How to engage employees: Advice from four leaders

Talent Show

How to engage employees: Advice from four leaders

In the midst of a consistent challenge regarding how to quantify their efforts, a panel of sustainability professionals offered advice on how companies can engage their employees at this year’s Sustainable Brands conference in San Diego, Calif.

Titled “Employees: The Hidden Sustainable Brand Asset,” the panel was moderated by Saatchi & Saatchi S CEO Annie Longsworth and featured Bart Alexander, Chief Corporate Responsibility Officer of Molson Coors Brewing Co.; Meredith Raymond, Associate Director for Global Sustainability and Product Stewardship with Life Technologies; Randi Braunwalder, Environmental Programs Manager with HP; and Gwen Migita, Vice President for Sustainability and Community Affairs with Caesars Entertainment. 

Braunwalder kicked off the discussion by sharing how HP started to engage its employees with the company’s sustainability efforts. Each worker receives four hours a month to volunteer at a cause of their choice.

HP has also initiated a national Speakers Bureau comprised of 110 employees who volunteer to represent HP at community events.

In 2009, the company introduced a new program to motivate sales teams to learn about sustainability and inform its customers about it. Named Eco Advocates, the program emphasized awareness through learning, Braunwalder said.

And it also formed its first virtual employee network group for the company's telecommuters in Melbourne.

"They have green goals, regular meetings and very successful exercises. And it fits well with their work days," Braunwalder said.

Photo of smiling colleagues provided by Yuri Arcurs via Shutterstock


Panelists said that the way a company presents its engagement programs to employees can make a difference.

"First, recognize that when you talk about sustainability, chances are the employees have been doing that for a long time," Molson Coors’ Alexander said. "Second, break it down into commitments. And three, broaden the scope to include ethical, social and environmental so that employees can engage on what matters most to them."

Raymond agreed. "If you know your audience and what they're looking for, you can twist the language to make it work for them,” she said. “Don't let the question of ROI or management support slow you down. It's one step at a time."

"Sustainable communication must be used in all communication,” Alexander added. “We should not be crafting specific communication for sustainability. It should be consistent and the CSR message should always be there."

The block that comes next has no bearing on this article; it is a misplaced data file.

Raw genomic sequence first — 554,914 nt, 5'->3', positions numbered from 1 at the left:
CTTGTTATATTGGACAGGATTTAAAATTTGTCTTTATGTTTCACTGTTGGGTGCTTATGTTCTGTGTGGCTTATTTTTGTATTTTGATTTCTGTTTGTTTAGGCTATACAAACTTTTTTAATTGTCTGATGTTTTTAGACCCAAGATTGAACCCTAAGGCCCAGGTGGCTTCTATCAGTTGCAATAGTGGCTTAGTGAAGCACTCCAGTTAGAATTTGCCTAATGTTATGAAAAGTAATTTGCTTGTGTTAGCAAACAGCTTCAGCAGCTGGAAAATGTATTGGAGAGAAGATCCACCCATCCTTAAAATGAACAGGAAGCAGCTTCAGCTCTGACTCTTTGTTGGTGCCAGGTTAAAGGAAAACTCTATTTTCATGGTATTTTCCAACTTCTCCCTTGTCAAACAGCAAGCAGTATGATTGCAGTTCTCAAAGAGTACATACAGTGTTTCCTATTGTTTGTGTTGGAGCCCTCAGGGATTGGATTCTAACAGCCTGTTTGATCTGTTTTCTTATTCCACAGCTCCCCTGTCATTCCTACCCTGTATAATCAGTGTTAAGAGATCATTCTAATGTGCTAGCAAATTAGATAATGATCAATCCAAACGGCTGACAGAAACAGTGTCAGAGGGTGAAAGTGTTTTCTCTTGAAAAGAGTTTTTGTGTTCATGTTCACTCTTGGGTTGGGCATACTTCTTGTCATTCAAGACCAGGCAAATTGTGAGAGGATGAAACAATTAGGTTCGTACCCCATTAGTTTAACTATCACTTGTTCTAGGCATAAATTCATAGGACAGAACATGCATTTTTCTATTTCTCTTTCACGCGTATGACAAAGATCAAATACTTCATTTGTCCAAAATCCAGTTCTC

"Our biggest problem today is the language we use as sustainability professionals,” he said. “It's a kind of a way of talking that doesn’t mean much. If we can talk to our friends and family in an easy and relatable manner, then why not in business?"


Panelists offered tips on how companies can start or advance their employee engagement program.

For Caesars, a successful sustainability strategy must include front line employees. "We've deployed a bottom-up approach to create a path and coordinate all our employee-facing programs," Migita said.

"It must fit in with business strategy," said Migita.

"Has to be grassroots," said Raymond.

"It has to be real and keep into account who is the communicator in that particular setting," Alexander added.

Measuring impact

An audience member asked how companies quantify their engagement efforts.

While none of the panelists had a clear answer, Raymond acknowledged that it was hard to connect Life Technologies’ employee engagement “Do One Thing” program with tangible results.

"So we fall [back] on measures like our standing on the Dow Jones Sustainability Index, our energy, waste and water metrics, etc.," she said.

For HP, Braunwalder said, measurement comes from impressions for webcasts, number of attendees at events, feedback and survey responses. Alexander said that the methods depends on what each company decides it wants to do.

“Once we are able to show that CSR is driving employee engagement, that was the solidifying moment in terms of measurement," he said.

The big picture

When does employee engagement fit in with regard to the big sustainability strategy? For Life Technologies, Raymond offered that while the company's sustainability efforts started in 2004, the engagement piece has constantly evolved through the years.

“As our strategy scaled up, so did the organization,” she said. “But then we hit a plateau. Our green teams across 52 facilities were celebrating Earth Day with local events and focusing too much on fun, light event-driven exercises. We needed more and realized that we needed to make these initiatives much more meaningful," she said.

So in 2009, Life partnered with Saatchi & Saatchi S to start the Do One Thing campaign. "Because we were leading with the environment, we were hitting only so many employees. With Do One Thing, that restriction lifted and suddenly sustainability became much more actionable," she said.

“The campaign was relatable and repeatable,” she said. The campaign is new and is still in a testing phase, she added.